Never has an inquiry into the skyrocketing price of homes been more urgent.
Rarely has one been as insultingly ill-suited as the one under way right now.
Midway through last year in the midst of COVID, the average forecast of the 22 leading economists who took part in The Conversation's mid-year survey was for no increase in home prices whatsoever in the year ahead (actually for slight falls).
At that time, the typical (median) Sydney house price was $1 million, where it stayed until the end of the year.
Then it took off. In the 10 months to the start of this month, the typical Sydney house price soared $300,000 to $1.3 million - a breathtaking increase (and an awfully big penalty for delaying buying) of $1000 each day.
For apartments, the increase isn't as big, although still extraordinary. The cost of delaying buying a typical Sydney apartment has been $334 each day.
The cost of delaying buying a typical Canberra house has been close to $700 per day; the cost of delaying buying a typical Canberra apartment $250 per day.
In that time, in the year in which the typical Australian home price climbed 20.3 per cent, the typical Australian wage climbed just 1.7 per cent.
What people stretched to the limit or now locked out of the housing market are desperate to know is:
- why it is happening
- when it is likely to stop
- what (if anything) we can do about it.
Instead, we have been given an inquiry into affordability in name only. Seriously. The parliamentary inquiry commissioned by the Treasurer in July and chaired by backbencher Jason Falinski is called an inquiry into affordability and supply, but the word "affordability" appears in none of its three terms of reference.
It's an inquiry into 'supply'
Instead, the terms of reference refer to the impact of taxes, charges and other things settings on "housing supply".
I guess the idea is that it is obvious that supply is the key to affordability, but it rather negates the idea of holding an inquiry, and it sits oddly with the explosion in prices we have seen in a year in which building approvals have surged by a near-record 224,000 and our population has as good as stayed still.
In its submission to the inquiry, the Reserve Bank includes a graph showing the supply of housing (the stock of houses and apartments) outpacing population growth for the best part of the decade leading up to the latest price explosion.
Supply has been holding up
But in a sense (and stay with me here) whoever drafted the restricted terms of reference is right. Housing affordability is linked to the supply of housing.
And housing affordability has been doing OK.
In evidence to the inquiry last month, Treasury assistant secretary John Swieringa drew a distinction between housing affordability (best measured by the cost of renting housing) and the cost of buying a house, which was partly an investment.
"When you are a purchaser of a house you are partly investing in an asset and partly buying dwelling services; whereas when you are renting it's probably a cleaner read on [the cost of] dwelling services," he said.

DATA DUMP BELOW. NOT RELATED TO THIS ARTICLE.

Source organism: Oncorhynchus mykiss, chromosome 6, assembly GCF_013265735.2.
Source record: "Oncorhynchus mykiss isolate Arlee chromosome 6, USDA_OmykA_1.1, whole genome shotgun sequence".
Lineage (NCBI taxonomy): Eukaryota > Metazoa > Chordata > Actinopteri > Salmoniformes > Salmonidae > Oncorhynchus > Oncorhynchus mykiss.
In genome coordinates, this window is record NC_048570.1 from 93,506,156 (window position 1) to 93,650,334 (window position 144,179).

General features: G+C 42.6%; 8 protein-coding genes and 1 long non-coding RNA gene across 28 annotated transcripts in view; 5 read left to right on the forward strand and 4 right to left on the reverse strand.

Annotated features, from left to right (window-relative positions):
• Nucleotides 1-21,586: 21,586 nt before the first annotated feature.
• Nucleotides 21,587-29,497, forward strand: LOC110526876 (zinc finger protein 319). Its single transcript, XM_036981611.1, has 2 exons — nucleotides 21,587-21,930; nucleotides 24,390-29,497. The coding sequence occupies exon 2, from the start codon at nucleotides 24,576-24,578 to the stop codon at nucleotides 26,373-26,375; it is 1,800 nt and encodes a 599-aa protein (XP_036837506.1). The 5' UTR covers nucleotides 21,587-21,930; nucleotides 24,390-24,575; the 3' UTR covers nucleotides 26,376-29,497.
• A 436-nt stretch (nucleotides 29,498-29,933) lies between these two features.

That clean read - rent as a proportion of income - hasn't much changed in 20 years. For middle earners it has remained comfortably between 20 per cent and 25 per cent of household disposable income.
The Reserve Bank says advertised rents for units in Sydney and Melbourne have drifted down by $30 to $50 per week over the past five years, while rents in other places have mostly drifted higher.
As it happens, it says another measure of housing affordability is also improving.
The cost of home loan payments as a proportion of income has been falling since the onset of COVID. Dramatically lower interest rates mean payments take up less household disposable income than they did five years ago, even with the much higher prices.
The problem is accessibility
What has changed is what the Reserve Bank calls "housing accessibility", to distinguish it from housing affordability.
Accessibility is the ability of a first time owner or renter to get into the market at all by finding the deposit or bond.
Astounding price growth and five years of weak income growth have pushed up the cost of an average first home deposit from 70 per cent of income to more than 80 per cent.
On average it now takes a 24- to 35-year-old nine years of tucking away one-fifth of their income each year to save for a typical Sydney deposit, up from five to six years a decade ago.
Average first home buyer deposit
It's OK if you have a parent who can get their hands on money, almost impossible if you don't. In the words of former Reserve Bank official Peter Tulip, it's making home ownership hereditary.
He's not the first person to have noticed.
Liberal backbencher John Alexander chaired the Coalition's 2015 inquiry into home ownership. He said then we were "on track to becoming a kingdom where the lords own all the land and the biggest lord will be king and the enslaved serf tenant is paying rent to the lord to become wealthier".
Ownership is becoming hereditary
Then-prime minister Turnbull and then-treasurer Scott Morrison used the 2016 election (in which they attacked Labor's plan to limit tax breaks for landlords) to shut down Alexander's inquiry, and only agreed to restart it with someone else as chair. It had considered 30 hours of evidence.
The chair of this current (limited) inquiry seems unperturbed.
He opened September's hearings saying no question was off-limits, no idea too stupid, and all forms of inquiry were worthwhile. It'd be great if that was true.
- Peter Martin is a former economics editor of The Canberra Times. This article first appeared on The Conversation.